Two for the Money
2005, R, 122 min. Directed by D.J. Caruso. Starring Al Pacino, Matthew McConaughey, Rene Russo, Armand Assante, Jeremy Piven, Jaime King.
REVIEWED By Marjorie Baumgarten, Fri., Oct. 7, 2005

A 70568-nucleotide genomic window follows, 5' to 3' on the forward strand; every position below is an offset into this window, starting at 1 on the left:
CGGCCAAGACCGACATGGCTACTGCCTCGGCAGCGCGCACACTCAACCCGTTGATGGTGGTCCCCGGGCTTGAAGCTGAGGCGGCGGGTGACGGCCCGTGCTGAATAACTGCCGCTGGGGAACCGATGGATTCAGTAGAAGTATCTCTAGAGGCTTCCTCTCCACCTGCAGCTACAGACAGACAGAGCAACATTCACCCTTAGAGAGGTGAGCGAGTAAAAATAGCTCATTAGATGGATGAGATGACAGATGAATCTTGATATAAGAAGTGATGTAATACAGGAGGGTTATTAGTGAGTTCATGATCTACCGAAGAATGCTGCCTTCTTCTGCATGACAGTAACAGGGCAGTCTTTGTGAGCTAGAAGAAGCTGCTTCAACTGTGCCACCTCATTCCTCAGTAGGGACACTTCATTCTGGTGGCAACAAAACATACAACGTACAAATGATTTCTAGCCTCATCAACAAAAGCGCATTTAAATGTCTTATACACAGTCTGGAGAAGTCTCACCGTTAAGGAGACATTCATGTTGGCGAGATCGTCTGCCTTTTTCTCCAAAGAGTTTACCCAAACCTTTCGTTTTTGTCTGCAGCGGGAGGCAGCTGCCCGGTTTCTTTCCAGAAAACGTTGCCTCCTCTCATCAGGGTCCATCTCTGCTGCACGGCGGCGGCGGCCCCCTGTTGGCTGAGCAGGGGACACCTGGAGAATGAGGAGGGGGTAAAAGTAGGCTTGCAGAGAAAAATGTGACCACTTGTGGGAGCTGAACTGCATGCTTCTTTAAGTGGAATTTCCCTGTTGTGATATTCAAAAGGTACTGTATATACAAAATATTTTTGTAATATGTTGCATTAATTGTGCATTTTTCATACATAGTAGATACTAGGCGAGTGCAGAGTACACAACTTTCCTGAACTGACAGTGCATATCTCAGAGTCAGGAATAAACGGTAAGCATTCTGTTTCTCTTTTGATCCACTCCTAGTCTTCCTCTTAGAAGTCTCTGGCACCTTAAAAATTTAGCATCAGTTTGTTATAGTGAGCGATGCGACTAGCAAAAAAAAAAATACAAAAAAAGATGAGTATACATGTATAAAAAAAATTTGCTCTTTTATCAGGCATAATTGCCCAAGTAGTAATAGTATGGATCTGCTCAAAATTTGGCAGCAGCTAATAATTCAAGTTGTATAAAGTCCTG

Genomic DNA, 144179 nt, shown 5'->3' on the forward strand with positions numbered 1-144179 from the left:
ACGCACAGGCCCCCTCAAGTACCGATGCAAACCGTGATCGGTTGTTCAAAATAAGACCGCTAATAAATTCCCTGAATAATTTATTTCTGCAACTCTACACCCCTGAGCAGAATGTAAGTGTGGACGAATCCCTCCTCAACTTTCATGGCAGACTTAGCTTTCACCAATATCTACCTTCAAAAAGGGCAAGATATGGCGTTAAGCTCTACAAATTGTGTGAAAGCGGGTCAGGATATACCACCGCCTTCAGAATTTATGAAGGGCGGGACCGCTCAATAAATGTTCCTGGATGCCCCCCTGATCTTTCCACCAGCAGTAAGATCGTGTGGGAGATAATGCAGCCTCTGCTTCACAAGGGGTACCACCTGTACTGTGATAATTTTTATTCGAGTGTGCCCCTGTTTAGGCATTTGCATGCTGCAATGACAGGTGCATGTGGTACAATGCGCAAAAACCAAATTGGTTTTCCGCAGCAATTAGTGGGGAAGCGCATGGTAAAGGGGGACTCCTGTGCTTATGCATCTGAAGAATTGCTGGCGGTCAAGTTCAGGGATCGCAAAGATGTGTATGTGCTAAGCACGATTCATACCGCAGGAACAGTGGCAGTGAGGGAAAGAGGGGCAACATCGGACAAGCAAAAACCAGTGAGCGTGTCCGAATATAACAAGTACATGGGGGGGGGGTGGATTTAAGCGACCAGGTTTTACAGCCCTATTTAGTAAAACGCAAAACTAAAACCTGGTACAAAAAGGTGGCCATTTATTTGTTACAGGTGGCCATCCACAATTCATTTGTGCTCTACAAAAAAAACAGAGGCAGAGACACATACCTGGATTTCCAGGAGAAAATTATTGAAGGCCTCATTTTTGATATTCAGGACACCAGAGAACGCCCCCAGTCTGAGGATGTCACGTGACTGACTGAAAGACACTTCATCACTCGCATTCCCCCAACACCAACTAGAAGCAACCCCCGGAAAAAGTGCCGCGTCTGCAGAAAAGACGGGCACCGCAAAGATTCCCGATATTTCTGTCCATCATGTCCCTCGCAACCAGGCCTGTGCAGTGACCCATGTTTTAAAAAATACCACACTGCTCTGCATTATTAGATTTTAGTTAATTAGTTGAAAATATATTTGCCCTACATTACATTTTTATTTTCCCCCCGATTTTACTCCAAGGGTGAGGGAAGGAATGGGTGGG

Pacino does what Pacino does in too many of his movies these days: bluster hyperbolically and tutor some kid in the mechanics of his trade. In Two for the Money, the kid is played by McConaughey and the business is a tout service wherein prognosticators offer tips on the Vegas betting lines. Other Pacino movies of this ilk include The Recruit, in which he initiates Colin Farrell into the CIA; Insomnia, with Martin Donovan playing the junior detective to his senior; Donnie Brasco, with Johnny Depp as the secret infiltrator of Pacino’s Mob operation; and Scent of a Woman, in which Chris O’Donnell plays the naive preppie to Pacino’s hoo-ha-ing retired colonel. But the film that Two for the Money most resembles is Devil’s Advocate, in which Pacino plays the Mephistophelean lawyer to Keanu Reeves’ new legal recruit. In this new movie, Pacino plays Walter Abrams, the owner of New York City’s most influential tout service. He recruits young Brandon Lang (McConaughey), a college football player who blew out his knee and now pumps weights and works for a Las Vegas 900-number phone service providing weekly betting tips. Brandon is uncannily accurate in his picks and is ready to step up when Walter sends for him in New York. Walter gives Brandon an apartment in his Manhattan apartment building where he lives with his wife, Toni (Russo), and 6-year-old daughter. He teaches the young man everything he knows and at times even says he wants them to have a father-son relationship. But – big surprise – Brandon’s good luck eventually dissolves as quickly as it inflated. Yet the drama along the way is surprisingly bereft of tension or dramatic interest. A rival character played by Piven is given nothing to do, and a subplot in which Assante plays the world’s biggest gambler is similarly pointless. For all the talk of wins and losses in the $200 billion gambling industry, the movie provides very little in the way of specifics and brass tacks (or knuckles). We learn that Walter is an ex-gambler with a bad ticker (see – he has a heart), and Toni is a former junkie (although the film never answers the question of why she still operates a beauty parlor now that she and Walter have acquired all this wealth). McConaughey’s ripped chest is pleasant to watch as we’re given ample opportunity to observe, but it still seems like there should be more tension in Two for the Money than simply watching grown men bite their lips as they watch pro games on TV monitors. The direction by Caruso adds little to the dynamics, although the script by Dan Gilroy offers the occasional gem. Nevertheless, Two for the Money is hardly a cineplex bargain.